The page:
How Does Pharma Learn To Speak “Patient”?

Speaking Patient

After passage of the 21st Century Cures Act in December 2016, speaking “patient,” is more essential than ever. What does speaking “patient” mean? Speaking “patient” means truly understanding and interpreting what patients are saying.

That’s because the Act promotes “incorporating the patient perspective” more intentionally and systematically throughout the drug and device development process. As Former FDA Commissioner Robert Califf explains,

“This new law rightly recognizes that patients should play an essential role in the development of drugs and devices to diagnose and treat their disease, since patients are in a unique position to provide essential insights about what it is like to live with and fight their disease.”1

Patient Engagement Gets A Boost

Although being patient-centered has been a goal for health care companies in the past, this mandate is new, giving patient-centricity a needed boost. Companies are adding personnel whose primary role is patient engagement. For example, Merck announced it was creating its first Chief Patient Officer, with Sanofi and others following suit.

Of course, market researchers in the pharmaceutical industry have long sought to understand the attitudes and behaviors of providers and their patients, yet only recently has a shift towards deeper understanding of patients “lived experiences” and motivations occurred.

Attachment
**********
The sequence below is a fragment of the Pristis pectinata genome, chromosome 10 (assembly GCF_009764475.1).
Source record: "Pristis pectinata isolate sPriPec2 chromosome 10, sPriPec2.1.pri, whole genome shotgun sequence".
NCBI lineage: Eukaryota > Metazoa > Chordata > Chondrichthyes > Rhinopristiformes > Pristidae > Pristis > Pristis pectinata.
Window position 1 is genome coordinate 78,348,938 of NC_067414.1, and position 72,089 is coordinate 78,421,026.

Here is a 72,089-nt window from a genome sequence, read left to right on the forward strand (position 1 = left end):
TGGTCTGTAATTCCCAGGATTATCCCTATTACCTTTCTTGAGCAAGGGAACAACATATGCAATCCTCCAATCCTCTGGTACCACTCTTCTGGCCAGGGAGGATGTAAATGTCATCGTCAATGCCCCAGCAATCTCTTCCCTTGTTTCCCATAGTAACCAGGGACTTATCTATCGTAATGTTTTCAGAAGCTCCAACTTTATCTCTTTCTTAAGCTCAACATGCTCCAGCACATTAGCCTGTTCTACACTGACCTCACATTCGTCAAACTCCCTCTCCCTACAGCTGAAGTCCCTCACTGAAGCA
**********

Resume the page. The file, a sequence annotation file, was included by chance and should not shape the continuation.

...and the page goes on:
As the phrase “patient-centered” is bandied about in healthcare circles, research indicates that a key challenge to improving patient-centricity is effective information sharing. A search in patient-provider relationship literature provides a useful picture of where healthcare has been.

Barriers to Patient Involvement in Treatment Decision-Making

In one recent study of cancer patients, 29% reported not receiving enough information about cancer treatments, 48% reported problems in getting health information and 25% said they were not involved in decisions as much as they desired. 2

Wanting to be involved in treatment decisions doesn’t translate into asking questions of physicians, according to the research. Studies indicate that the average patient asks five or fewer questions during visits with their doctor, and a high proportion ask no questions at all.2

Lack of time might be a cause. In 2016, the most commonly reported estimate by physicians of the time spent with each patient is between 13 and 16 minutes. 3

Even when patients do ask questions, the dynamics of physician-patient interactions can impede information flow and understanding. For example, research shows that in highly emotional situations, such as learning a cancer diagnosis, attention narrows and focuses on the disturbing news. Less energy and attention goes to such peripheral information as the treatment plan.4,5

Additionally, location and emotional state matters. The discrepancy between where one hears health information and where it is recalled, impacts memory. Even under optimal circumstances, people leave the physician’s office with only about 50% of the information that has been provided to them.6

The cognitive burden of focusing on the conversation at hand – processing new information about treatments or conditions that present a serious burden in daily life – often precludes critical thinking in the moment and asking follow-up questions.  Experience – and sometimes the doctor herself –tells us to place our trust in our physicians to ask the right questions.

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